However, this method has been criticized on the basis that no existing measure of inflation correctly captures the growth in the cost of the kinds of services purchased in the public sector, so the inflation adjustment generally is not sufficient to allow the continuation of existing services. The subpopulations that state governments serve tend to grow more rapidly than the overall population growth used in the formula. For example, while total population grew by 15.4% from 1990 to 2002, total state prison population grew by 83%, disabled children in schools grew by 35%, and the number of elderly and disabled persons on Medicaid grew by 70% (Bradley et.al., 2005). Additionally, over the next 40 years, the elderly population will grow at twice the rate of general population growth.
All of the available literature in this area points out the problems with the major government programs responsible for providing elderly support. It is ironic that the problems in Medicare are related to the rising health and medical costs of the elderly population, when the technological advances have contributed the longetivity in their life span. The main unanswered question that I found in the literature was a proposed solution in response to the predictions by various program auditors and government agencies. The commonality in the literature was the fact that many of the earlier predictions regarding costs have been inaccurate, so why are these government agencies relying on data. Instead, these agencies should use actual statistics and add in extra costs for some leeway. Another commonality is that the younger taxpayers are carrying the brunt of this debt, and the majority of taxpayers dollars will go toward state-sponsored programs. None of the literature provided a realistic solution to this problem, partly because the reality of the debt has been so hard to predict.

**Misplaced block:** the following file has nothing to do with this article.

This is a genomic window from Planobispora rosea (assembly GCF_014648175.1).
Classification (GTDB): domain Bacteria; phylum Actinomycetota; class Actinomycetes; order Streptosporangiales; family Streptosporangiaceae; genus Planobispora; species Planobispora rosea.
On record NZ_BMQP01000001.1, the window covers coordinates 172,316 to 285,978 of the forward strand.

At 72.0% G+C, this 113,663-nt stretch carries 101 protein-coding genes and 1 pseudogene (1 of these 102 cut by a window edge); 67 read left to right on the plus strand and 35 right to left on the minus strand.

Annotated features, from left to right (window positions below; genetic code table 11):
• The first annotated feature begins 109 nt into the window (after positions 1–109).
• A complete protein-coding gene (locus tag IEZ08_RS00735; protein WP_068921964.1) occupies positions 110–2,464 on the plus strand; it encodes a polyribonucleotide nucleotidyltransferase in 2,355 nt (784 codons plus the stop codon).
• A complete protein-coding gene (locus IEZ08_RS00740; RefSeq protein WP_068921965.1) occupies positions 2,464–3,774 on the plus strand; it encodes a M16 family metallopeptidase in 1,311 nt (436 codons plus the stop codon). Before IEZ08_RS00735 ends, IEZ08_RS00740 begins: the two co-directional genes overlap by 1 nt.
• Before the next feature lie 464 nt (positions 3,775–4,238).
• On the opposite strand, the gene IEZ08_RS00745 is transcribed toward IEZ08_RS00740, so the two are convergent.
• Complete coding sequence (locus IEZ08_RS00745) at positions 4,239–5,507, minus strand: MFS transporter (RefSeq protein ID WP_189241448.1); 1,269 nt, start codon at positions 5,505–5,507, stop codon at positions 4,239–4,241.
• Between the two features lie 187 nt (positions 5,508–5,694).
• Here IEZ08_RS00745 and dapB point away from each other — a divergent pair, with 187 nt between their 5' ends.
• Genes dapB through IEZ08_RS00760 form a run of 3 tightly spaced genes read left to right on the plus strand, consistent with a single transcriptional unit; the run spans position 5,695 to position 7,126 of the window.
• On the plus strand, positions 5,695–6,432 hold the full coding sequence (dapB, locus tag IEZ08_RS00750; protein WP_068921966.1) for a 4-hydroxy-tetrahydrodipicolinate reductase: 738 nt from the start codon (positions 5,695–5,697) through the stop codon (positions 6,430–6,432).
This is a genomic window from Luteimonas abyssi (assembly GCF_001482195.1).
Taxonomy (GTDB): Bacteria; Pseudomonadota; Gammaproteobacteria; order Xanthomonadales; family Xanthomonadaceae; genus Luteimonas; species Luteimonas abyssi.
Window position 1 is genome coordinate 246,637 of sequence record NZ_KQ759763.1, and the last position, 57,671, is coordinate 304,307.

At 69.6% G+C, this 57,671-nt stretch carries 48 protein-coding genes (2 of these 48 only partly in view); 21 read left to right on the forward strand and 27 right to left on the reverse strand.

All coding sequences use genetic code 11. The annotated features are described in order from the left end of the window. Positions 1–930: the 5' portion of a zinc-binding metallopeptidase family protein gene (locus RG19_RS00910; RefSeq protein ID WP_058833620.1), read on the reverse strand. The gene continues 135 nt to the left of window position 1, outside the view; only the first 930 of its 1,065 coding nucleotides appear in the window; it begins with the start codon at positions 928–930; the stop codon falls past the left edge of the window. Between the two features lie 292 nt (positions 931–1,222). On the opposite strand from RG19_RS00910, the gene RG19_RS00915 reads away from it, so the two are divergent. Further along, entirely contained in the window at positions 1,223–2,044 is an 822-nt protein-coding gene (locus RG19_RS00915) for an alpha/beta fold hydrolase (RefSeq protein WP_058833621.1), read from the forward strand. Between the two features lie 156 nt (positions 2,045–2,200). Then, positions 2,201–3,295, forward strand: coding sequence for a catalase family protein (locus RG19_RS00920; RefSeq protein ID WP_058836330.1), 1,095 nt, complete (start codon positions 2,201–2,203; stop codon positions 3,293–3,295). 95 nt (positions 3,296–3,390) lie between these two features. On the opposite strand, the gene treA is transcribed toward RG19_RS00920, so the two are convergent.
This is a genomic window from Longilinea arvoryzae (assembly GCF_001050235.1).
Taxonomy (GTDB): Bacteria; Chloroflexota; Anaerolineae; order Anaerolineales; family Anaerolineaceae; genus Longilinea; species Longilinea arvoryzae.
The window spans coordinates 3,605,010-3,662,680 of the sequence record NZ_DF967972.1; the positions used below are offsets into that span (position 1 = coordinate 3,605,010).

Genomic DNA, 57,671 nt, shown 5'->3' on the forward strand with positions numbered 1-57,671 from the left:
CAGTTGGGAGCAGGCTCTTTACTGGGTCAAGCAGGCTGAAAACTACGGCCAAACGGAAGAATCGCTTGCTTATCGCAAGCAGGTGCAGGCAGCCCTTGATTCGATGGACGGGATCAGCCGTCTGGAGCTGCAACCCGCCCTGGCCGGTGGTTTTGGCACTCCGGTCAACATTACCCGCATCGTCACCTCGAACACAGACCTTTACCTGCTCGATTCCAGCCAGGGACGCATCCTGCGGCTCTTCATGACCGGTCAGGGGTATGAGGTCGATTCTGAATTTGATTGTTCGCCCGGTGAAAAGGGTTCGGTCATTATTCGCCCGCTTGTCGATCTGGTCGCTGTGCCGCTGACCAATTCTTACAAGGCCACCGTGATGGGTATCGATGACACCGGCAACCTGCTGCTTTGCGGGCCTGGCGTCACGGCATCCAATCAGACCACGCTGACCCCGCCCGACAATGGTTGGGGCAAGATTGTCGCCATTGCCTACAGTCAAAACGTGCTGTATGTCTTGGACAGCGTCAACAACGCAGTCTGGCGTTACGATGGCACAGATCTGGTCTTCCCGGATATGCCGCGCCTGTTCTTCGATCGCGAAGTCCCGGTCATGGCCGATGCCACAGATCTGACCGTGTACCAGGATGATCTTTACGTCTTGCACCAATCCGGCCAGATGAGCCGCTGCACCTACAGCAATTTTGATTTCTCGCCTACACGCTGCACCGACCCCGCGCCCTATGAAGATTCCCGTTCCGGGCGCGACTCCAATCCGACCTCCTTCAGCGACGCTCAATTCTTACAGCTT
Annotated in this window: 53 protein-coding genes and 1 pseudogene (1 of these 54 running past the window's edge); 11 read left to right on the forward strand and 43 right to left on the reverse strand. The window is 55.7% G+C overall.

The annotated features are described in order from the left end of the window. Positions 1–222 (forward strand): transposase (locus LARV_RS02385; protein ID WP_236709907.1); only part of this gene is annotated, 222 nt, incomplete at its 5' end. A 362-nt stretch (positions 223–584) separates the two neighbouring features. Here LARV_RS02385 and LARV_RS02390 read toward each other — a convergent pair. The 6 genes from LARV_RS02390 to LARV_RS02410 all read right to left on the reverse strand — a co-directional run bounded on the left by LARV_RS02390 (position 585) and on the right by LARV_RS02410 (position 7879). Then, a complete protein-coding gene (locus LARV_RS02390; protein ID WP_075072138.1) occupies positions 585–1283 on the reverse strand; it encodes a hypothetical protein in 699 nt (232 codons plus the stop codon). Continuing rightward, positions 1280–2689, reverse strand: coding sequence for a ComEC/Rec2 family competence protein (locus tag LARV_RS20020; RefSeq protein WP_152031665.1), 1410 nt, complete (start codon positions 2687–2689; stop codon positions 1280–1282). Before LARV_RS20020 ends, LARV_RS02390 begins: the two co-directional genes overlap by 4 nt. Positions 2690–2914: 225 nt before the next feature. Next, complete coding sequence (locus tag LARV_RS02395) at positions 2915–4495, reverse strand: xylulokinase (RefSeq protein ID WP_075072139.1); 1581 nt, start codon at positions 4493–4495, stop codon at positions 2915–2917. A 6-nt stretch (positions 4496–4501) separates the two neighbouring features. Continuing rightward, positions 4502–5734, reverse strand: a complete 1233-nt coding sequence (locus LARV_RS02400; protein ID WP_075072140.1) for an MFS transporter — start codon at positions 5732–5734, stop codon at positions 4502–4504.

I believe that the government has a few options for offsetting this potential crisis. The implementation of the universal drug entitlement could be halted. Even without a prescription drug entitlement, Medicare is facing formidable financial challenges. Many public and private-sector health policy analysts have repeatedly warned the government of the dangers this presents and have…